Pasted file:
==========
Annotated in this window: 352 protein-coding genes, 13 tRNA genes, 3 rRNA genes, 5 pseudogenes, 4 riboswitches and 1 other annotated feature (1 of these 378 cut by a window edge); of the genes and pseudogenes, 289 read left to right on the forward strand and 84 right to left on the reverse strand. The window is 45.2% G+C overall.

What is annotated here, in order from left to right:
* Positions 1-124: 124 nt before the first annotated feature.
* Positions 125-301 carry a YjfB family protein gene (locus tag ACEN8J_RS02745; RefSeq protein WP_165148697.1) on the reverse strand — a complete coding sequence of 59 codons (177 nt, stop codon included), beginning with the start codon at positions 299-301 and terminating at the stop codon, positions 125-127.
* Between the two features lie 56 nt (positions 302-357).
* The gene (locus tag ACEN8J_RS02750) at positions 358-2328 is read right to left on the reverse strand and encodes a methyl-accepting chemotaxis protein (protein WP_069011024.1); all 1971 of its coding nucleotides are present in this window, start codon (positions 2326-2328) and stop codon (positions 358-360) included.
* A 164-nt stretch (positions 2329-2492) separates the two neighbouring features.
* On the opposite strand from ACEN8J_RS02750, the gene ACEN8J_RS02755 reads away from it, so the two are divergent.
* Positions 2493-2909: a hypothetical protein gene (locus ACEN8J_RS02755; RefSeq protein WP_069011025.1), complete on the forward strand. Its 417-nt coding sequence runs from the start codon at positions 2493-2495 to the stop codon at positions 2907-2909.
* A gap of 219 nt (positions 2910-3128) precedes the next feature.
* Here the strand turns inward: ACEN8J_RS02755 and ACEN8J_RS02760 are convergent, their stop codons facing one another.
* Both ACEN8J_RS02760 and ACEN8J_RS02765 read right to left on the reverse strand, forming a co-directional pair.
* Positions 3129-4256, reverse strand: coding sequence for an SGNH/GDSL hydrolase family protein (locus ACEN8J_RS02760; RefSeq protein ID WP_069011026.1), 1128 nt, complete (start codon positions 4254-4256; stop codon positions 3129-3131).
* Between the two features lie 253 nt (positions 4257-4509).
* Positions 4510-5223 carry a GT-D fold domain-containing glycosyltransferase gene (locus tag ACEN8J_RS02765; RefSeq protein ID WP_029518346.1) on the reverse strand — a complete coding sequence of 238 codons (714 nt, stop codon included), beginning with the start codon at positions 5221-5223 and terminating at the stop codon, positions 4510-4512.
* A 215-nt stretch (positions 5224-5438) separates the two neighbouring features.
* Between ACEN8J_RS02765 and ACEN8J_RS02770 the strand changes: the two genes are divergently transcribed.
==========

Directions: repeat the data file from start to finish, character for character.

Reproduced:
Annotated in this window: 352 protein-coding genes, 13 tRNA genes, 3 rRNA genes, 5 pseudogenes, 4 riboswitches and 1 other annotated feature (1 of these 378 cut by a window edge); of the genes and pseudogenes, 289 read left to right on the forward strand and 84 right to left on the reverse strand. The window is 45.2% G+C overall.

What is annotated here, in order from left to right:
* Positions 1-124: 124 nt before the first annotated feature.
* Positions 125-301 carry a YjfB family protein gene (locus tag ACEN8J_RS02745; RefSeq protein WP_165148697.1) on the reverse strand — a complete coding sequence of 59 codons (177 nt, stop codon included), beginning with the start codon at positions 299-301 and terminating at the stop codon, positions 125-127.
* Between the two features lie 56 nt (positions 302-357).
* The gene (locus tag ACEN8J_RS02750) at positions 358-2328 is read right to left on the reverse strand and encodes a methyl-accepting chemotaxis protein (protein WP_069011024.1); all 1971 of its coding nucleotides are present in this window, start codon (positions 2326-2328) and stop codon (positions 358-360) included.
* A 164-nt stretch (positions 2329-2492) separates the two neighbouring features.
* On the opposite strand from ACEN8J_RS02750, the gene ACEN8J_RS02755 reads away from it, so the two are divergent.
* Positions 2493-2909: a hypothetical protein gene (locus ACEN8J_RS02755; RefSeq protein WP_069011025.1), complete on the forward strand. Its 417-nt coding sequence runs from the start codon at positions 2493-2495 to the stop codon at positions 2907-2909.
* A gap of 219 nt (positions 2910-3128) precedes the next feature.
* Here the strand turns inward: ACEN8J_RS02755 and ACEN8J_RS02760 are convergent, their stop codons facing one another.
* Both ACEN8J_RS02760 and ACEN8J_RS02765 read right to left on the reverse strand, forming a co-directional pair.
* Positions 3129-4256, reverse strand: coding sequence for an SGNH/GDSL hydrolase family protein (locus ACEN8J_RS02760; RefSeq protein ID WP_069011026.1), 1128 nt, complete (start codon positions 4254-4256; stop codon positions 3129-3131).
* Between the two features lie 253 nt (positions 4257-4509).
* Positions 4510-5223 carry a GT-D fold domain-containing glycosyltransferase gene (locus tag ACEN8J_RS02765; RefSeq protein ID WP_029518346.1) on the reverse strand — a complete coding sequence of 238 codons (714 nt, stop codon included), beginning with the start codon at positions 5221-5223 and terminating at the stop codon, positions 4510-4512.
* A 215-nt stretch (positions 5224-5438) separates the two neighbouring features.
* Between ACEN8J_RS02765 and ACEN8J_RS02770 the strand changes: the two genes are divergently transcribed.